Review: The Way of Kings
From the very beginning you know THE WAY OF KINGS (Amazon) is a novel by Brandon Sanderson — you would know it even if his name wasn’t imposed over a Michael Whelan cover. Sanderson has made a name for himself through his imaginative magic systems, and TWoK is no different.
He starts with the pacing set at a sprint. Following a series prelude (yeah, there is a prelude, then a prologue), we are put right into the action of things with a mysterious assassin, Szeth. Right from the onset of the novel we get hints of political intrigue, and of shadowy organizations pulling strings like puppeteers. What it seems to us is that Brandon is trying to start faster than his previous novels. His habit has been the slow burn in pacing followed by an explosion of craziness. Not so much here. Is this a good thing, or a bad thing? Really it will depend on your personal taste.
Ah but we get ahead of ourselves.
TWoK is a hard book to summarize. The worlds that Brandon creates are always well envisioned. Effort is made to make them stand-out. That said, there is usually a bit of familiar in them. The best way to describe the world in TWoK is to say it feels like a rich sea floor…but without the sea. Huge storms ravage the surface of the world of Roshar regularly, and that surface has adapted to them. Plants and animals retreat into hardened shells for protection. Cities themselves are built only where there is a measure of safety. There is a very alien feel to it all, and for the most part, Brandon makes it vivid and easy to visualize. It also helps that there are some seriously incredible sketches of the various creatures of the world come to life. We love interior art work.
As for the plot itself, we’ll give you the basics without spoiling the details. War. Lots of wars and battles that are treated almost as competitions, and an excuse for personal gain. For greed. It becomes quickly apparent the level of stagnation that pervades the armies through these motivations. Brandon does seem torn throughout the course of the novel. At times the story is purely setting based, and yet at others it focuses exclusively on the characters. A smoother blend may have been nice, but really this is just a quibble.
Characters. We know Brandon, and we know how much effort he puts into making characters unique and likable. While not quite as good as his MISTBORN trilogy (Amazon) — yet, the characters in TWoK are pretty solid. Kaladin is a promising general on the rise who ends up a slave. Dalinar is a commander of one of the various armies fighting for honor and riches, but he has begin questioning the motivation behind it all while suffering vivid dream-visions of the past. Shallan is an artist whose goal is the theft of a priceless magical conduit. All-in-all, they are great characters. Except…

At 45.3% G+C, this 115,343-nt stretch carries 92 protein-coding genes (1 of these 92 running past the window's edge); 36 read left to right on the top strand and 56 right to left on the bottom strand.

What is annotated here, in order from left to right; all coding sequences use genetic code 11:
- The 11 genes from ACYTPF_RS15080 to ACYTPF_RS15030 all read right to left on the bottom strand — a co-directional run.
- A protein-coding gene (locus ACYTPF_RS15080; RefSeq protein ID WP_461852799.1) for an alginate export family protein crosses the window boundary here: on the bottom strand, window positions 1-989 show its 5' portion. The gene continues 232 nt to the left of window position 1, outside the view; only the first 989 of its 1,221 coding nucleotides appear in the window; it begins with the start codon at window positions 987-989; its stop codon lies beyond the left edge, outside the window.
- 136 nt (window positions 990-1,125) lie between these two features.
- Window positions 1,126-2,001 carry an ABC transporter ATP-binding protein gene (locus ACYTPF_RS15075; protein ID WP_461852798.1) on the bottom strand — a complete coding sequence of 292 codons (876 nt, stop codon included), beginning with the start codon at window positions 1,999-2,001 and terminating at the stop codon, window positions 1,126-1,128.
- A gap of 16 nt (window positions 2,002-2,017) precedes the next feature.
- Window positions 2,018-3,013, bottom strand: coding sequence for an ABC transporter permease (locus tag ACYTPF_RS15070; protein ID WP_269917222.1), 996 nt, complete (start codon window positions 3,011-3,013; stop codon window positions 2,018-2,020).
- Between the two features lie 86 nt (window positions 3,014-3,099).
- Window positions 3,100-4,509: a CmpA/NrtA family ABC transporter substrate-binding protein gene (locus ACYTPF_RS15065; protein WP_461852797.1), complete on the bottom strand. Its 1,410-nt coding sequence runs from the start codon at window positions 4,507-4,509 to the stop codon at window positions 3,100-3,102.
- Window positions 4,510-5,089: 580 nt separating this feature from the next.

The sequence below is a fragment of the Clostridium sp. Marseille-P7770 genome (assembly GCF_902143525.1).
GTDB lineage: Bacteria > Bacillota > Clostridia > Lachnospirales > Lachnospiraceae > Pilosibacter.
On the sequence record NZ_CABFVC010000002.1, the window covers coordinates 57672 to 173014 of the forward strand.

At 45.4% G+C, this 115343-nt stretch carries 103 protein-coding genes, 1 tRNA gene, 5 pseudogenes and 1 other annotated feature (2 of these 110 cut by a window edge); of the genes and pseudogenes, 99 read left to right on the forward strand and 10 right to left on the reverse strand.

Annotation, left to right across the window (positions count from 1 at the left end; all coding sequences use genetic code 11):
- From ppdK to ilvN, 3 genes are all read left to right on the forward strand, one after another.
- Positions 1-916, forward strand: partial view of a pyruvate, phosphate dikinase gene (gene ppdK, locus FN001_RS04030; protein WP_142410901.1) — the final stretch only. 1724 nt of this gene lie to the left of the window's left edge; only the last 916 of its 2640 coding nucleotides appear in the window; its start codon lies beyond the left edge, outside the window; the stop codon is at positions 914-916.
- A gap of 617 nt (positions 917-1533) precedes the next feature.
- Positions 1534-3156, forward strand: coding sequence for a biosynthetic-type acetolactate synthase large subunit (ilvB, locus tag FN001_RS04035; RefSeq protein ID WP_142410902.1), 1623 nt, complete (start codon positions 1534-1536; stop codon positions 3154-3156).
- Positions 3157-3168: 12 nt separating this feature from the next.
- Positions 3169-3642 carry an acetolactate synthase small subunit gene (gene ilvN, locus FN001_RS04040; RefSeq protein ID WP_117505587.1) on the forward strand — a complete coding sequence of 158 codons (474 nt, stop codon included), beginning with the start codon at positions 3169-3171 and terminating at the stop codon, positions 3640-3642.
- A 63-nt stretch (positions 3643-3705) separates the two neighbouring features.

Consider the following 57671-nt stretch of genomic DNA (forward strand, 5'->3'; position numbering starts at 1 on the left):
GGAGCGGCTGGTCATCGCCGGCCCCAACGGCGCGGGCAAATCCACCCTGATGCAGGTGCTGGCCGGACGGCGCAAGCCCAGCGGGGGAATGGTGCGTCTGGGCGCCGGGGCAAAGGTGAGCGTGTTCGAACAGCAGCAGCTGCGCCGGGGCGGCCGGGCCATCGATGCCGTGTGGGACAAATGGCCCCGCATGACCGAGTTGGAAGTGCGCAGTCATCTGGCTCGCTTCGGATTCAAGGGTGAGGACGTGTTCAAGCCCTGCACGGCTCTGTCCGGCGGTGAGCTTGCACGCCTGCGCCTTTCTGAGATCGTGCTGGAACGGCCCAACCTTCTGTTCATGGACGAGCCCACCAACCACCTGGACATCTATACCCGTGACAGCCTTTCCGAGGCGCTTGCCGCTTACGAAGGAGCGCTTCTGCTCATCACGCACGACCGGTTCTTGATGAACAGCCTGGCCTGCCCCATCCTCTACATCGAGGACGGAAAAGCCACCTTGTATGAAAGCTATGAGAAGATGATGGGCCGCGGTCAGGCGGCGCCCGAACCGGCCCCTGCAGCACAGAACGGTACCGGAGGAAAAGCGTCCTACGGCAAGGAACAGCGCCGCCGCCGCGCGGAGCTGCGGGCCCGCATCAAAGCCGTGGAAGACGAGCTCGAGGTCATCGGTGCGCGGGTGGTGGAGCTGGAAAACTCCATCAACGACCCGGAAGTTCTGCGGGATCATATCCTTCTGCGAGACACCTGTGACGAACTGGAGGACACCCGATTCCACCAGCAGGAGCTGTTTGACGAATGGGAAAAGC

Look, we like shades of gray. There is none of that with the main characters. They are all good guys, regardless of some of their misleading attitudes and actions. We just wish there were less black-and-white characters in his novels. This isn’t really a major criticism, just more of an observation. Brandon’s characters in TWoK tend to go pretty emo as well (if we are honest, it caused some facepalm moments). Either that, or they are tough as nails. There isn’t a lot of in-between. Most people won’t have issue with this, but we felt we should bring it up. We ARE honest after all. It’s our third best quality.
As we mentioned earlier, the pacing starts out at full-speed. It serves its purpose in hooking the reader—and it does that extremely well. Things are crazy early on. We get assassinations, epic battles, solitary heroic feats, dramatic failures, terrifying situations and awesome magic. We get all of this FAST. There is a full book’s worth of awesomeness in the first third of the novel (which we guess is the actual size of a normal novel…TWoK is a 1000+ page behemoth). The issue with this? The middle third of the novel. When you start the novel with a peak, and end it with one as well, there is bound to be a valley in the middle. That middle 400 pages, while extremely interesting, can drag for less-than-patient readers…especially when that first part is so fast and breathtaking.